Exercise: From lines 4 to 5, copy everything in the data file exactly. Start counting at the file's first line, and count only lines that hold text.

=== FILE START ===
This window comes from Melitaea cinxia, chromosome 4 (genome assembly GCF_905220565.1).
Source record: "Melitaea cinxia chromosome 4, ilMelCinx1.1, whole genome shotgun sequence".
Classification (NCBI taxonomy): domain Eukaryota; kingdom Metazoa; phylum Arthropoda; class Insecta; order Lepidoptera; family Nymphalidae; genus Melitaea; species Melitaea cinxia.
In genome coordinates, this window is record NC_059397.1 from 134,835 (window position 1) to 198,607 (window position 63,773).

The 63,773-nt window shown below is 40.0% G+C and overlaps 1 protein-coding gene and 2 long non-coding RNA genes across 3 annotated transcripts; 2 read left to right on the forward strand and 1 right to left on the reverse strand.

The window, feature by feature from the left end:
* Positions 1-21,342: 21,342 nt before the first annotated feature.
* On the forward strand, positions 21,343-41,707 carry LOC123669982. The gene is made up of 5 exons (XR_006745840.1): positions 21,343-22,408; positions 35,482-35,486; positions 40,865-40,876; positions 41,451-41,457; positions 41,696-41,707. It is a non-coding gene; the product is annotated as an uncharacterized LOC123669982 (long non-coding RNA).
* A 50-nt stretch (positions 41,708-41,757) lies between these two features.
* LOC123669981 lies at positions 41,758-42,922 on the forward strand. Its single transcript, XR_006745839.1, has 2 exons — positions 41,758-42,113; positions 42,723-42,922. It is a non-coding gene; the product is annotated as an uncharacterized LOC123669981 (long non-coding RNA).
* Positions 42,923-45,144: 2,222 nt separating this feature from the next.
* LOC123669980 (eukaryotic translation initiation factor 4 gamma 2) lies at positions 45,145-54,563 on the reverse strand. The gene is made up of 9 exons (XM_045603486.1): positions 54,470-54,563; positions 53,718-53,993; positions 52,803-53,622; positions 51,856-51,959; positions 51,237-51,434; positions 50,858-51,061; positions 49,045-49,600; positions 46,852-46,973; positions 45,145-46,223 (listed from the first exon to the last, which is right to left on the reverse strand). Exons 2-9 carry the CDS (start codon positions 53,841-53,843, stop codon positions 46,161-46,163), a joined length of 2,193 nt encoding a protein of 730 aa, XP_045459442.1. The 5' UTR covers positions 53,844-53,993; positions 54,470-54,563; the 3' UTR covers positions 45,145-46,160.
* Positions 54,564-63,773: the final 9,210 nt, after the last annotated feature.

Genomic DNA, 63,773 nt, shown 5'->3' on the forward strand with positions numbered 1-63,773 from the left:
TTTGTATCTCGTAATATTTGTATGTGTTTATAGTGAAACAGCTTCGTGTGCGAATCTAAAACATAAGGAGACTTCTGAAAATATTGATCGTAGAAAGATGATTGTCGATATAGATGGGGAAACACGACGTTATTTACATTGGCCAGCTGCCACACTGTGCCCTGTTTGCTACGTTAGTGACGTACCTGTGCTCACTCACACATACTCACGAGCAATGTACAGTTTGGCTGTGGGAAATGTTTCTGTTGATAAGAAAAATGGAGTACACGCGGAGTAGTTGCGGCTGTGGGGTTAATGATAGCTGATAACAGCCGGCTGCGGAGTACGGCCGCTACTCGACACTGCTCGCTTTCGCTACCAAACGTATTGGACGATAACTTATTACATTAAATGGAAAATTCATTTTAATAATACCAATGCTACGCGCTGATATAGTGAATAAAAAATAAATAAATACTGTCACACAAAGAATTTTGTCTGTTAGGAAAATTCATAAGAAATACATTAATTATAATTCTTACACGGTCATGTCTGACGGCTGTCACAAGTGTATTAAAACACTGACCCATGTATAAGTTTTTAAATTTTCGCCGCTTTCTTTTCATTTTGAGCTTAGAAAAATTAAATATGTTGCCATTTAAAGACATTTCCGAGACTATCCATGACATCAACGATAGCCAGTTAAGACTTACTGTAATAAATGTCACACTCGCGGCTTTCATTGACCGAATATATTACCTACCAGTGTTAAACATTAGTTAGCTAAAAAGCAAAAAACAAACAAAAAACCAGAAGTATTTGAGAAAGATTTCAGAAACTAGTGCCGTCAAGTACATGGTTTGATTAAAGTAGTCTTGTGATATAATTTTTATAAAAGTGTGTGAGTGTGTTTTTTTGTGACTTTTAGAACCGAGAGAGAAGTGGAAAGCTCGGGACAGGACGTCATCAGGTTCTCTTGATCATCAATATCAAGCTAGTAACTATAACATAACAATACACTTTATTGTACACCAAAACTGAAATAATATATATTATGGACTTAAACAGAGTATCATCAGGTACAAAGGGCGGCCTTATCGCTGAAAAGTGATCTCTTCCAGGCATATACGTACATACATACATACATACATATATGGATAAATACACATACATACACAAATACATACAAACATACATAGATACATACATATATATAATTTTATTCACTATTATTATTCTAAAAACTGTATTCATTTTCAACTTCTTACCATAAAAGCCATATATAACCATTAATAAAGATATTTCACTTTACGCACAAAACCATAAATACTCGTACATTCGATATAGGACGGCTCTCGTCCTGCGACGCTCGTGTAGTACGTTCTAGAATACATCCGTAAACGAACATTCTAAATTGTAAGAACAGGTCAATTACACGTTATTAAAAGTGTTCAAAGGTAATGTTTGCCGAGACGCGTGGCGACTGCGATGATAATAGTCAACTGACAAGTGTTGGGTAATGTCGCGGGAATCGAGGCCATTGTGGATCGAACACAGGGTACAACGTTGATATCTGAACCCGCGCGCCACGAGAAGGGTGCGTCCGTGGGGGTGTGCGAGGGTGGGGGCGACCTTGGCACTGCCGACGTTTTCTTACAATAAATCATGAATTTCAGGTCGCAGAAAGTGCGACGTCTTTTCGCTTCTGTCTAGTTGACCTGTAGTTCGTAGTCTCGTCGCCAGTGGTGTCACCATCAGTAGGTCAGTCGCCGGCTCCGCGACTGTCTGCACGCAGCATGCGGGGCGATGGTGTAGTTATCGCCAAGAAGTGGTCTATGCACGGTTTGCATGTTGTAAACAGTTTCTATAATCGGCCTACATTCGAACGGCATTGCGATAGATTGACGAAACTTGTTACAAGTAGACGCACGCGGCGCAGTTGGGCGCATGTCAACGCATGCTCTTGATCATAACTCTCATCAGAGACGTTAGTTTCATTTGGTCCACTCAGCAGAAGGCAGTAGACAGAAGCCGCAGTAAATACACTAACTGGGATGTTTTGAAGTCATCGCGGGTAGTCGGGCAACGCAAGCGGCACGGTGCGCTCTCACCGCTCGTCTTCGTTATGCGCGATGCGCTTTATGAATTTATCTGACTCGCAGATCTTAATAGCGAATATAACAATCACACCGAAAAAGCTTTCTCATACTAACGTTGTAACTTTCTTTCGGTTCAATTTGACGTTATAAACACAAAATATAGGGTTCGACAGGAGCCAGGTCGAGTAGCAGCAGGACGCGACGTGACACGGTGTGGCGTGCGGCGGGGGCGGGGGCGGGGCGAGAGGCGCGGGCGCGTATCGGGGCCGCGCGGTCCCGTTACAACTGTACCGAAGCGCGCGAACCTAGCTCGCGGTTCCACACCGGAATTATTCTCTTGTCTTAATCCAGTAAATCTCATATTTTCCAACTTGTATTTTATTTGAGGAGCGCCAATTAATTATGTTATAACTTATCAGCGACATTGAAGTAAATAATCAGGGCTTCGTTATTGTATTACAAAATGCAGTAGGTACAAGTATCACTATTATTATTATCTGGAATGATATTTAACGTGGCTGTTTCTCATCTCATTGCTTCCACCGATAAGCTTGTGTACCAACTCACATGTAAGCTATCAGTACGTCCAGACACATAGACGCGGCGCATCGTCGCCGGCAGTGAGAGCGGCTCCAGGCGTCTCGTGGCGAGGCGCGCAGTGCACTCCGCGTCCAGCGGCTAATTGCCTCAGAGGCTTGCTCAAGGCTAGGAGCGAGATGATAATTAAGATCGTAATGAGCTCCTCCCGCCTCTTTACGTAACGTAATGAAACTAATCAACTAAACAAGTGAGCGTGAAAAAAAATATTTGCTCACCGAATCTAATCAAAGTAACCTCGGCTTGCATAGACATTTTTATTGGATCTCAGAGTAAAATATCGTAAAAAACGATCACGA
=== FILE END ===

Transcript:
In genome coordinates, this window is record NC_059397.1 from 134,835 (window position 1) to 198,607 (window position 63,773).

The 63,773-nt window shown below is 40.0% G+C and overlaps 1 protein-coding gene and 2 long non-coding RNA genes across 3 annotated transcripts; 2 read left to right on the forward strand and 1 right to left on the reverse strand.